Mar 5, 2010

Which comes first- the chicken or the egg ?

This seems to be like one of those unanswerable questions. If the chicken came first, then didn’t it hatch from an egg? And if the egg came first, wasn’t it laid by a chicken.

Still, there are answers and it depends on what you believe in. If you believe in God and the Bible, the first chapter in Genesis says that on the fifth day, God created chicken with every other fowl. So, the chicken came first.

If you believe in science and the theory of evolution, eggs, those miniature incubators of life evolved more than 1 billion years ago, in the oceans of the earth. When land animals evolved about 250 million years ago, the eggs had a tough covering to retain moisture on dry land. Now, genetic material does not alter during an animal’s life. It does, however, change in the egg. Therefore, the first bird that evolved into what we would call a chicken, probably in prehistoric times, must have first existed as an embryo inside an egg. So, the egg came first.

However, which came first is not my concern. As you can see from the title of this piece, I am interested in how the chicken comes out of the egg. I mean one way or the other, the egg has to break for the chicken to come out. Now, it is risky for the mother hen to stamp the egg with its feet or break it with its beak. The chicken may be forced to undergo emergency surgery immediately after birth. The chicken itself is too tiny and helpless inside the egg to try and break it from inside. The question is who will break it.

I found my answer in a standard fourth science book. The solution is so neat you want to salute the love and care of God if you believe in one or the practical intelligence of the power that drives us all.

Just before a chick is ready to hatch, a horny growth called the “egg tooth” develops on the top of its beak. The egg tooth is hard enough to cut the shell. The chick turns its body within the egg and chips the shell with the egg tooth until the shell cracks from the inside and finally breaks open at its broadest part. Parent birds just watch in fascination and do not help to break the shell, but they often carry away the pieces of shell when the chick is free. The egg tooth drops off a day or two after the chick hatches! So, you are provided with a built in tool just for the period when you need it most.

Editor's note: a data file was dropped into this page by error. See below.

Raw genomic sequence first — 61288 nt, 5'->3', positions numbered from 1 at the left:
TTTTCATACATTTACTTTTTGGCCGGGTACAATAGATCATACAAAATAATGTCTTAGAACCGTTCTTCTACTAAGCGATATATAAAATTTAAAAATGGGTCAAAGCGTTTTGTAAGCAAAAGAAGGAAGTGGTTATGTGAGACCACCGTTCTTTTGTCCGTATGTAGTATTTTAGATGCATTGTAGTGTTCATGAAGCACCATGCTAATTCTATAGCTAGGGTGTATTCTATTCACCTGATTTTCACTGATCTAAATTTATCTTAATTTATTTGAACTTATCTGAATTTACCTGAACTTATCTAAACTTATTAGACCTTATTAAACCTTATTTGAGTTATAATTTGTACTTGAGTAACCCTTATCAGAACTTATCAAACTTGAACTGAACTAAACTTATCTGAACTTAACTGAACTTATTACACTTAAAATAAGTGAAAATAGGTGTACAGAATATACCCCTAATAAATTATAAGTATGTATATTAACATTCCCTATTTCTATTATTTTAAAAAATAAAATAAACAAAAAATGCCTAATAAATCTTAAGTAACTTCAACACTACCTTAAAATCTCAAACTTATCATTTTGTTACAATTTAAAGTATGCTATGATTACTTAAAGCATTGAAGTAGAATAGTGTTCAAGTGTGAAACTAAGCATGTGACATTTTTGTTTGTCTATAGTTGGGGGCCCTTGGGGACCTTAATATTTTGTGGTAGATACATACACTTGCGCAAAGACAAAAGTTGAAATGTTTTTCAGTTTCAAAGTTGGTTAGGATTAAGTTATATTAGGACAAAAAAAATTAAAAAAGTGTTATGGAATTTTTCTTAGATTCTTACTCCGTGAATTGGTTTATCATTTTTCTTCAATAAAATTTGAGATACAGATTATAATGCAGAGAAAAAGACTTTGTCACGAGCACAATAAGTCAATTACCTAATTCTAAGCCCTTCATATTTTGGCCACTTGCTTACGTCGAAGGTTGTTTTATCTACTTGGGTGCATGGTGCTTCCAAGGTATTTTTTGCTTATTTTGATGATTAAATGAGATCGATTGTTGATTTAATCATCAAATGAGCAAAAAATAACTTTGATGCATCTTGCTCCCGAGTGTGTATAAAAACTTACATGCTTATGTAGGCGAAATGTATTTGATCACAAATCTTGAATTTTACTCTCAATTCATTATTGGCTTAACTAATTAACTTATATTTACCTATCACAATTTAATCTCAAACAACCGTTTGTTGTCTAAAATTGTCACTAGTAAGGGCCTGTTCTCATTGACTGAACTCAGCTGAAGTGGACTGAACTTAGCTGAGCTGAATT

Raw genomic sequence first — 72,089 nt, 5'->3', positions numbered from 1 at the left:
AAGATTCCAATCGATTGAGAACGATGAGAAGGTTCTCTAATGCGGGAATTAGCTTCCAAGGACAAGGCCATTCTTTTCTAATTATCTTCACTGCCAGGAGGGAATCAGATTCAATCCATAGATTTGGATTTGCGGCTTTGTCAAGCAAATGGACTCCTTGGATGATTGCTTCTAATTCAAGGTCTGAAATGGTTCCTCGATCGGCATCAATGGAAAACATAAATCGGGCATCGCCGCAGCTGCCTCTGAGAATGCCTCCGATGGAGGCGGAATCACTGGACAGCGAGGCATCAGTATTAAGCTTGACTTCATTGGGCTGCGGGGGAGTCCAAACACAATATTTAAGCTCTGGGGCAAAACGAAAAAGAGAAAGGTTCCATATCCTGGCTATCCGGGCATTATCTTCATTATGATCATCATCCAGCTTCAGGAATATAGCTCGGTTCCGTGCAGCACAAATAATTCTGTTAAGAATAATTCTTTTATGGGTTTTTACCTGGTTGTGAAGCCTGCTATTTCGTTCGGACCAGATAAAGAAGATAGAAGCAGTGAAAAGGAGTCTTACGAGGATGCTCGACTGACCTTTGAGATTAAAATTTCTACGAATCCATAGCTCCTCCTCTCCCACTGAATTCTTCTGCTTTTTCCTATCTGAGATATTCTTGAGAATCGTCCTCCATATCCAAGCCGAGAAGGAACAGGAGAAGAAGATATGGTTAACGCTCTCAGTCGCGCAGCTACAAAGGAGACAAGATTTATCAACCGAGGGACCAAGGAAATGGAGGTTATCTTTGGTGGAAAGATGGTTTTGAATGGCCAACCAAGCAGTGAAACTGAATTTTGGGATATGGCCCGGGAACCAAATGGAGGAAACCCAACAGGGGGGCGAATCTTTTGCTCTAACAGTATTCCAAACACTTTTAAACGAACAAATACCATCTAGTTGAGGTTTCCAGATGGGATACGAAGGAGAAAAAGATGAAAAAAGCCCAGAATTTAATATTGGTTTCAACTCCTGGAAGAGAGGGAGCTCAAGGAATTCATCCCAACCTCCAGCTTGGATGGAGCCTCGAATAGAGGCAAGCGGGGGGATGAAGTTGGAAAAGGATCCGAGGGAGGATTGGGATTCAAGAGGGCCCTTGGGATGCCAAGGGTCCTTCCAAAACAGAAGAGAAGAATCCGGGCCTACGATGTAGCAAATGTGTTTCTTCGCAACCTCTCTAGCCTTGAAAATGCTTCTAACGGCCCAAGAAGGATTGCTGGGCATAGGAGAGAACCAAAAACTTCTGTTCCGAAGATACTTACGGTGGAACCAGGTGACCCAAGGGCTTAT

By logical extension, this intelligence of the creative force of existence would definitely take care of each one of us and provide us with whatever we need at the right time for our own good. So, maybe the best strategy is to just surrender and relax.

However, the hen does not have any idea about the future of the egg. Whether it will get life or tawe pe fry hoga!

Feb 28, 2010

I have always envied many of my friends who work late into the night. Typically, they go to bed by 2 or 3 in the night presumably doing more work than someone like me who dozes off latest by 11 p.m. Even office colleagues who play dandiya all night appear fresh the next day morning. I am wondering whether I am lazy or whether there is some genetics at work.

It is not that I never slept late. In college, last minute studying invariably meant studying till 3 or 3.30, by which time you don’t know whether you are asleep or awake. This night long study was often interrupted by endless cups of chai and often, a visit to the nearby 24 hours shop where they would start their first batch of fat samosas floating in oil at 12 in the night.

In one of my previous jobs, I often reached home after 12 but still had to be present the next day at 9.30 am sharp. I noticed that whenever there is external pressure to stay late, there was no option but to do so. However, given a choice, I would like to retire to bed by 10. Once, I was watching a movie on a video and while the night wore on, the screen became hazy and I completely lost track of the proceedings. Thankfully, no one asked me about the movie the next day.

Recently, I got a chance to check my capacity when I had to sit late and work. By the time I switched off the light, it was 1 a.m. In the quiet of the night, the work had gone very well and I was happy and peaceful. There was no feeling of sleep deprivation.

The next day I had to go to office. I dozed off in the bus in the morning. In the office, I walked around semi conscious. I couldn’t concentrate. I had become dysfunctional. My boss, while speaking to me was able to see the inside of my mouth as uncontrollable yawns forced my jaws open. I had no appetite. On the way back, my eyes started watering and became red. I was feeling nauseous and irritable.

After a sound sleep, I did some research and found that there are night owls and early-morning larks, sound sleepers and light ones, people who are perky after five hours of sleep and others who are groggy if they log less than nine hours. It explains why I can start work at 5 a.m without much problem.

Nevertheless, many factors can affect how a person sleeps. Aging is the most important influence on basic sleep rhythms — from age 20 on, it takes longer to fall asleep, you sleep less at night (!). A person who is 20% sleep deprived has the mental acuity of a person who is legally drunk. By the way, CEOs often brag about how "hard" they "work" and how little sleep they get—4 to 6 hours is common. Now you know why layoffs happen—a bunch of drunks run most of our corporations.

So, maybe the best strategy is not to lose sleep over more sleep…yawn.. but  to just let sleep…sleep…slee…zzzzzzzz